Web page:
6. Pre-Revelation 5, racial diversification has its limits.
Certain outreaches are best done on homogenous grounds—athletes reaching athletes, professors reaching professors, and yes, one ethnic group reaching those of their own group. That’s not wrong. Christians should always desire and strive for multiculturalism, but we can’t expect the people we’re reaching to be mature in Christ before we reach them—and embracing other cultures is one sign of maturity. If you pastor in a Mid-Western town in which there are literally no non-white people, and you have an all-white congregation, is your church less of a church than a multi-cultural church in Brooklyn? No. It is appropriate for the Brooklyn church to give multi-cultural unity as a sign of the gospel. But multi-cultural is not a defining element of the church in this age. It is a defining element of the universal church in heaven, and where we can give a sign of that on earth, we should.
7. Multiculturalism is not our primary goal; gospel proclamation is.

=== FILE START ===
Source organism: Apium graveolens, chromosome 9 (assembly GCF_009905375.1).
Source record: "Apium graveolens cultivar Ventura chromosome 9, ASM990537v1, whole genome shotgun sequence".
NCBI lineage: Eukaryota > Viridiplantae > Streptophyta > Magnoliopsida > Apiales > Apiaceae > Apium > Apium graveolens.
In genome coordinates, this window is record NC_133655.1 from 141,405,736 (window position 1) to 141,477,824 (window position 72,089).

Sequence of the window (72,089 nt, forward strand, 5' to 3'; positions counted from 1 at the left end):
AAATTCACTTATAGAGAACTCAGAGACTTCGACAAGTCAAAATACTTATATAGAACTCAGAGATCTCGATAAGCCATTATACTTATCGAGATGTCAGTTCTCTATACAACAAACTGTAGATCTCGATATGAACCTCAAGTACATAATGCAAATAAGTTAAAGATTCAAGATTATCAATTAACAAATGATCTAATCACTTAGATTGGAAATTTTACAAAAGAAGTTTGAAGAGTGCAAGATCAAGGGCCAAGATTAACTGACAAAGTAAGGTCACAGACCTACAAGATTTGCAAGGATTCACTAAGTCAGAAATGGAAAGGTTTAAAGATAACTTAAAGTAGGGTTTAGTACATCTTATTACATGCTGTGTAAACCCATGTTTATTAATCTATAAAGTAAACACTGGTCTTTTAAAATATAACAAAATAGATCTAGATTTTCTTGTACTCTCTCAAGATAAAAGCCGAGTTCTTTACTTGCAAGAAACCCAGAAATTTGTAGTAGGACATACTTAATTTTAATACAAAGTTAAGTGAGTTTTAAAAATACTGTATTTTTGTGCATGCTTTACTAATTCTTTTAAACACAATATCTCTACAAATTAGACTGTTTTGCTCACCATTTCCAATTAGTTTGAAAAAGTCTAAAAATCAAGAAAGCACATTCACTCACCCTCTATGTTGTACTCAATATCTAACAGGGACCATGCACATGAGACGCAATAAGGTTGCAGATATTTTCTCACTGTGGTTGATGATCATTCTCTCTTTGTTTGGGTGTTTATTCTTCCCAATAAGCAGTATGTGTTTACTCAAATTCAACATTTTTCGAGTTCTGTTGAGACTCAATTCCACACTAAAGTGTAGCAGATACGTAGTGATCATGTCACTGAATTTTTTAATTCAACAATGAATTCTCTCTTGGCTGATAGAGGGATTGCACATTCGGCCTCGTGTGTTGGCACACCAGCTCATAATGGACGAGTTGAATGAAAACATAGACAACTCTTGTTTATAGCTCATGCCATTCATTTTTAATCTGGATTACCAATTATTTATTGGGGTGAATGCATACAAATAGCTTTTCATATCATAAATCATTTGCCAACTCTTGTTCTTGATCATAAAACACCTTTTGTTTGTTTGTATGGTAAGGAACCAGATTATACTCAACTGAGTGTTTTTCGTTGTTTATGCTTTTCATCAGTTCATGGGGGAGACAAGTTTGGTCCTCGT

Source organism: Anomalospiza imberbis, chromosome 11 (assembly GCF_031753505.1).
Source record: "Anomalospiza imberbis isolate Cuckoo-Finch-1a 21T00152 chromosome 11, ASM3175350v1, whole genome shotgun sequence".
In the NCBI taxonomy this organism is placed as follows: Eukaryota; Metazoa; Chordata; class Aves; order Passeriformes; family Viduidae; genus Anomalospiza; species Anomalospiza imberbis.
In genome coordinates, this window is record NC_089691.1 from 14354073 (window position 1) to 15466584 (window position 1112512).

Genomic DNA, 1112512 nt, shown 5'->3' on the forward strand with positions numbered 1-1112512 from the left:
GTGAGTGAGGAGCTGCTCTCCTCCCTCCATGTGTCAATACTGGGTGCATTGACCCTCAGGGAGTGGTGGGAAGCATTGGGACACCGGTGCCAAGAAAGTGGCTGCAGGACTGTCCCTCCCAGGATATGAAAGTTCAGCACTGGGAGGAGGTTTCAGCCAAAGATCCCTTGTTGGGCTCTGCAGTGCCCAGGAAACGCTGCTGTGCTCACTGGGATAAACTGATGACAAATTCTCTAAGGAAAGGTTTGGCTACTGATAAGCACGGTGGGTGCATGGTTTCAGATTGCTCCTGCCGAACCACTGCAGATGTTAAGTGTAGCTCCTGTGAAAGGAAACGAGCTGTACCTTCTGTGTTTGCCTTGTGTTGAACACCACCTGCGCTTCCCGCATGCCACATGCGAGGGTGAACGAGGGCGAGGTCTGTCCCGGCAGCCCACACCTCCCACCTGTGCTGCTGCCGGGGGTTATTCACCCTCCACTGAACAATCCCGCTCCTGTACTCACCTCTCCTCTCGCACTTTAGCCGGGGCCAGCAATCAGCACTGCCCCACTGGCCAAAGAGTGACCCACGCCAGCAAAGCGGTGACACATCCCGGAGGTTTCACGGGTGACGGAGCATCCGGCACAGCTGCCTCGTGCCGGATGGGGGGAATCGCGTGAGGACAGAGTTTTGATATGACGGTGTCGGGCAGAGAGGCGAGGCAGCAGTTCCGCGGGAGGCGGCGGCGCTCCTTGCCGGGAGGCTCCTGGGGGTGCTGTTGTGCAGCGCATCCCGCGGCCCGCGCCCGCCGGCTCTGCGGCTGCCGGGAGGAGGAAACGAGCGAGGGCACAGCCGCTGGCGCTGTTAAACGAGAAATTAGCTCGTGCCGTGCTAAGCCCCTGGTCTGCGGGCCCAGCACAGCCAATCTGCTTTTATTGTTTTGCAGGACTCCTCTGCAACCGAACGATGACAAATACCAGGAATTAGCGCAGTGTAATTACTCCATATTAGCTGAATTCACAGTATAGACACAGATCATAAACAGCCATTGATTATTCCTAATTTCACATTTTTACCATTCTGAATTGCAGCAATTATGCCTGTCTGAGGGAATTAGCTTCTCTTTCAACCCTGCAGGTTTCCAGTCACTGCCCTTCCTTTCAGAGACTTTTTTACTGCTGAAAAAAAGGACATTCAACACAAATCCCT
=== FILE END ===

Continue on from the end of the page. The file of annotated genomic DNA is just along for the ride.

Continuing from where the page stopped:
Multiculturalism simply isn’t a grand enough vision to sustain a church. The If diversification becomes the one factor that determines whether you think a church is legitimate or not, then diversity has taken on too much weight and has become an idol, displacing God. Multiculturalism is the fruit of the gospel, not the gospel itself.
8. We must devote ourselves to humility and patience.
We can learn from non-white friends what it means to be a part of the majority race. For instance, white parents will never have to sit their kids down and tell them how to overcome the stereotypes people will have about them when they walk in a room, simply because of their race. We’ll never have to coach them in overcoming racism the way African American parents have to. “White privilege” is a reality, and that requires humility.